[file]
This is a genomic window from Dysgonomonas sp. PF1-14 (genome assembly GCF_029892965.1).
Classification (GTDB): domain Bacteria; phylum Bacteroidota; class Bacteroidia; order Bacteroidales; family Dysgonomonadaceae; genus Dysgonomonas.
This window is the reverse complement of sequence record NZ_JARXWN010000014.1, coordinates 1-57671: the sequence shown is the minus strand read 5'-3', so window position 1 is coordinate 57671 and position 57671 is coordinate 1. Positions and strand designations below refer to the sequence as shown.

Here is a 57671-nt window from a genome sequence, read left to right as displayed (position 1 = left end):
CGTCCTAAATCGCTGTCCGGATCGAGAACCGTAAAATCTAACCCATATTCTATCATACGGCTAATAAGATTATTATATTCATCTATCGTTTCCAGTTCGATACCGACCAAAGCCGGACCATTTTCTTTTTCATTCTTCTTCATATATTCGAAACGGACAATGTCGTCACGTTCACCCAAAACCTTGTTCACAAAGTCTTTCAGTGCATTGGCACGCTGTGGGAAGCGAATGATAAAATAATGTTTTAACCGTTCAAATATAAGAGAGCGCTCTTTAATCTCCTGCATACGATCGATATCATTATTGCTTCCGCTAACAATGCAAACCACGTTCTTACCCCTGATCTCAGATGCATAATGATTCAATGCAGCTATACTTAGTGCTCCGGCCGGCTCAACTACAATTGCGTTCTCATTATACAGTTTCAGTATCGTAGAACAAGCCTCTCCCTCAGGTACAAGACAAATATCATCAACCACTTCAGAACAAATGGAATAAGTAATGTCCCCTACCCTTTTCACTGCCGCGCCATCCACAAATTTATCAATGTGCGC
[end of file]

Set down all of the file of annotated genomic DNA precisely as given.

This is a genomic window from Dysgonomonas sp. PF1-14 (genome assembly GCF_029892965.1).
Classification (GTDB): domain Bacteria; phylum Bacteroidota; class Bacteroidia; order Bacteroidales; family Dysgonomonadaceae; genus Dysgonomonas.
This window is the reverse complement of sequence record NZ_JARXWN010000014.1, coordinates 1-57671: the sequence shown is the minus strand read 5'-3', so window position 1 is coordinate 57671 and position 57671 is coordinate 1. Positions and strand designations below refer to the sequence as shown.

Here is a 57671-nt window from a genome sequence, read left to right as displayed (position 1 = left end):
CGTCCTAAATCGCTGTCCGGATCGAGAACCGTAAAATCTAACCCATATTCTATCATACGGCTAATAAGATTATTATATTCATCTATCGTTTCCAGTTCGATACCGACCAAAGCCGGACCATTTTCTTTTTCATTCTTCTTCATATATTCGAAACGGACAATGTCGTCACGTTCACCCAAAACCTTGTTCACAAAGTCTTTCAGTGCATTGGCACGCTGTGGGAAGCGAATGATAAAATAATGTTTTAACCGTTCAAATATAAGAGAGCGCTCTTTAATCTCCTGCATACGATCGATATCATTATTGCTTCCGCTAACAATGCAAACCACGTTCTTACCCCTGATCTCAGATGCATAATGATTCAATGCAGCTATACTTAGTGCTCCGGCCGGCTCAACTACAATTGCGTTCTCATTATACAGTTTCAGTATCGTAGAACAAGCCTCTCCCTCAGGTACAAGACAAATATCATCAACCACTTCAGAACAAATGGAATAAGTAATGTCCCCTACCCTTTTCACTGCCGCGCCATCCACAAATTTATCAATGTGCGC